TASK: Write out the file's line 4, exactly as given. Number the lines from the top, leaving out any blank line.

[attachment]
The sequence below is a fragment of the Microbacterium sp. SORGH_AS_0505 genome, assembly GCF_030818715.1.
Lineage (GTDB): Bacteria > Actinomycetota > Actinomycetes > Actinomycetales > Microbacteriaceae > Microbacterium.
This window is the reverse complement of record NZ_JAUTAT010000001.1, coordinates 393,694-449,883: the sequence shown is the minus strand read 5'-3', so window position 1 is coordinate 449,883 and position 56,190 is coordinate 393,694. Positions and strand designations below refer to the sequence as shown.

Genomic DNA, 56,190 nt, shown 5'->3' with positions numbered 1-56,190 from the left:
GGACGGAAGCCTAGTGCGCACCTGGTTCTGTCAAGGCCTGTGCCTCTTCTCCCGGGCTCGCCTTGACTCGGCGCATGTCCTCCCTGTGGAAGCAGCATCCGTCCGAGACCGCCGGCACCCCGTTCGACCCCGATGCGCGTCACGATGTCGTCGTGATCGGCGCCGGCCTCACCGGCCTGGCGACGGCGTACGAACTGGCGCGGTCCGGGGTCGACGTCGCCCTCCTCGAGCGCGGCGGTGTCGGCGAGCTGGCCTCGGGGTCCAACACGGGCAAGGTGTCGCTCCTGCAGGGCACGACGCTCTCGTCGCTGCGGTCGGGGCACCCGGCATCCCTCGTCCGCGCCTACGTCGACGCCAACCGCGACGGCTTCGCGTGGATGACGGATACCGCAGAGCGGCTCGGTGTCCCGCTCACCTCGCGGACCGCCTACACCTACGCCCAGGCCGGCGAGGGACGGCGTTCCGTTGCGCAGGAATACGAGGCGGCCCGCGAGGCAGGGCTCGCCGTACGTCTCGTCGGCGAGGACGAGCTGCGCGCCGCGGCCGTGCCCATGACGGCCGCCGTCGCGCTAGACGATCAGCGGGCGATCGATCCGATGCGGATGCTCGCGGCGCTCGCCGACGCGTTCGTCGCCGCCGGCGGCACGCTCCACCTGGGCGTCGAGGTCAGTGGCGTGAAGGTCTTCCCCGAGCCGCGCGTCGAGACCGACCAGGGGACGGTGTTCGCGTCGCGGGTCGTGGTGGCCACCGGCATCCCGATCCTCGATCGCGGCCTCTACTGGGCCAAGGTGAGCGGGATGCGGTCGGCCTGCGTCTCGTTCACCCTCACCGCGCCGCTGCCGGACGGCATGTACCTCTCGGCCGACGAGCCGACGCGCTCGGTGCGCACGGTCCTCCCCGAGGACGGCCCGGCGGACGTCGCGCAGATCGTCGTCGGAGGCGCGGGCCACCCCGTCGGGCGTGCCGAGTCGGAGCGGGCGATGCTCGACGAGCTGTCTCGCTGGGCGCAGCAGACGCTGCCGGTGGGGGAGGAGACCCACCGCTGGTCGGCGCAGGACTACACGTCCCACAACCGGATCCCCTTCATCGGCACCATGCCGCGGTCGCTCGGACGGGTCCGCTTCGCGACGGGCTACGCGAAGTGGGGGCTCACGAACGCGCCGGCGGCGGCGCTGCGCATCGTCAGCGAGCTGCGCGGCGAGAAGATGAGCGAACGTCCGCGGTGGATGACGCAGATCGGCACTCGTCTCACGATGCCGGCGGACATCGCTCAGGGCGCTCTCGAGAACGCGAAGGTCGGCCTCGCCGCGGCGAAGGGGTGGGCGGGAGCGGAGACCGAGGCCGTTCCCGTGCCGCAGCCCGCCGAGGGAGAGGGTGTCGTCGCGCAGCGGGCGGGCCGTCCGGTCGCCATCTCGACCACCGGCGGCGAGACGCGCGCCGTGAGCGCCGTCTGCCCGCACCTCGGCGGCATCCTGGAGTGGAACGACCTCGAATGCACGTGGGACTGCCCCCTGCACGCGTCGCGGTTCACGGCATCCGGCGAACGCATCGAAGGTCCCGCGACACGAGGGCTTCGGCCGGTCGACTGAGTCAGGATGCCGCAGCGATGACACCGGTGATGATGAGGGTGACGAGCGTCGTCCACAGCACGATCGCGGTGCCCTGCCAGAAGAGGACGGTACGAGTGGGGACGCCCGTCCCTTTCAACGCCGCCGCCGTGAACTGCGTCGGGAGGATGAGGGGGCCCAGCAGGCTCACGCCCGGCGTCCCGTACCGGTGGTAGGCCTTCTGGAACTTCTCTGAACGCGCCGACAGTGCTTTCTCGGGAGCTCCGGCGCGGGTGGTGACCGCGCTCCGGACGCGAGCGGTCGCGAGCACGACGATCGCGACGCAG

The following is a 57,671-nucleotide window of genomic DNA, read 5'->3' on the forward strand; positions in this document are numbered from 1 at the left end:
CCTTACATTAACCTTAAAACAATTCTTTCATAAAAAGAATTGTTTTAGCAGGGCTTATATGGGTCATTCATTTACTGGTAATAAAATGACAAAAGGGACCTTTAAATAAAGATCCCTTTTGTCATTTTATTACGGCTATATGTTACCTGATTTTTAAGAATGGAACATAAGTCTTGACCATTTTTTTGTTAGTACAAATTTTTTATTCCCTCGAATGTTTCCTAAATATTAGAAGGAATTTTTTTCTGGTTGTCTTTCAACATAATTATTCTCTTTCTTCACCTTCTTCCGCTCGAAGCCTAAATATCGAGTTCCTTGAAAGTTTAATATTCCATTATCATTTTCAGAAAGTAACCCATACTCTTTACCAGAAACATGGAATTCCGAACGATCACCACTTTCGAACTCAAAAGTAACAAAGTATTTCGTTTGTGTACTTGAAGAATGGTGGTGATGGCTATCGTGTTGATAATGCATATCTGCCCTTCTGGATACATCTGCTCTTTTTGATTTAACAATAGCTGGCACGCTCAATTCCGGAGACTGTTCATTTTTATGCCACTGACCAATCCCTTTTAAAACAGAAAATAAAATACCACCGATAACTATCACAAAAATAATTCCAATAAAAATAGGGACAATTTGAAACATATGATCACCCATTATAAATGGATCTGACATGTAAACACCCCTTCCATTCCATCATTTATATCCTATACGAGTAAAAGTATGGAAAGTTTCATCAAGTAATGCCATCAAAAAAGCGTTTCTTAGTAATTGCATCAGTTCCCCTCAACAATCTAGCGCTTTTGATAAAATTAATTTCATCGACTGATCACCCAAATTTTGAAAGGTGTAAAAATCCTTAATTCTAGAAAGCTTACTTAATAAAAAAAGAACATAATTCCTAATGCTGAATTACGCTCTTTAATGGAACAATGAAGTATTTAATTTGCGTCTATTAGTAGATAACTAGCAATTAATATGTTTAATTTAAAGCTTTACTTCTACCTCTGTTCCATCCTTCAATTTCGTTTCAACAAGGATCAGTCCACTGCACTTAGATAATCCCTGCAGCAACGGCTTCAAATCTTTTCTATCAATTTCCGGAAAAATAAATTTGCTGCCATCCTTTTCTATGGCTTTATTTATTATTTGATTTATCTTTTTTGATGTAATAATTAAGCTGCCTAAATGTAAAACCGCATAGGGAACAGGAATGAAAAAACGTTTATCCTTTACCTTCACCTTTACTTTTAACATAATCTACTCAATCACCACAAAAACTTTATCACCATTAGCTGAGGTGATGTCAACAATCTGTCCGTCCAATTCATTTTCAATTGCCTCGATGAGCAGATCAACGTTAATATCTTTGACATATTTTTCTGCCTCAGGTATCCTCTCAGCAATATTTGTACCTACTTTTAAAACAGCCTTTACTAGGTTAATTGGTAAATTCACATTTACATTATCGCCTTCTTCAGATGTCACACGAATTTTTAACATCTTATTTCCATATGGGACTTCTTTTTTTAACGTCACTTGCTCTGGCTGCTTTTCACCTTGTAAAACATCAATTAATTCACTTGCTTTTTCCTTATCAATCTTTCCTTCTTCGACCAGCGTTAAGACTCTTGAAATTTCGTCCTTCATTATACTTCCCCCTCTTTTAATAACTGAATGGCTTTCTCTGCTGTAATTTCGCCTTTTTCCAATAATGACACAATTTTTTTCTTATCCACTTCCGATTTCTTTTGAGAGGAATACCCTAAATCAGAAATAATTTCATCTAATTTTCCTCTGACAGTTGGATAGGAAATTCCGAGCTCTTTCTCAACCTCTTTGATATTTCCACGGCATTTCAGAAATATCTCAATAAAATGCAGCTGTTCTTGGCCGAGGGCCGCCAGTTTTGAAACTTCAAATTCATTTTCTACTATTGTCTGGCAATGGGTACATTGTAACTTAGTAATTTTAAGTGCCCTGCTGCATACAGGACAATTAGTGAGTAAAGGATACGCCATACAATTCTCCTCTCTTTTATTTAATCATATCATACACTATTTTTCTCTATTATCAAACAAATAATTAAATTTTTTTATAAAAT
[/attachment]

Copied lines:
Genomic DNA, 56,190 nt, shown 5'->3' with positions numbered 1-56,190 from the left: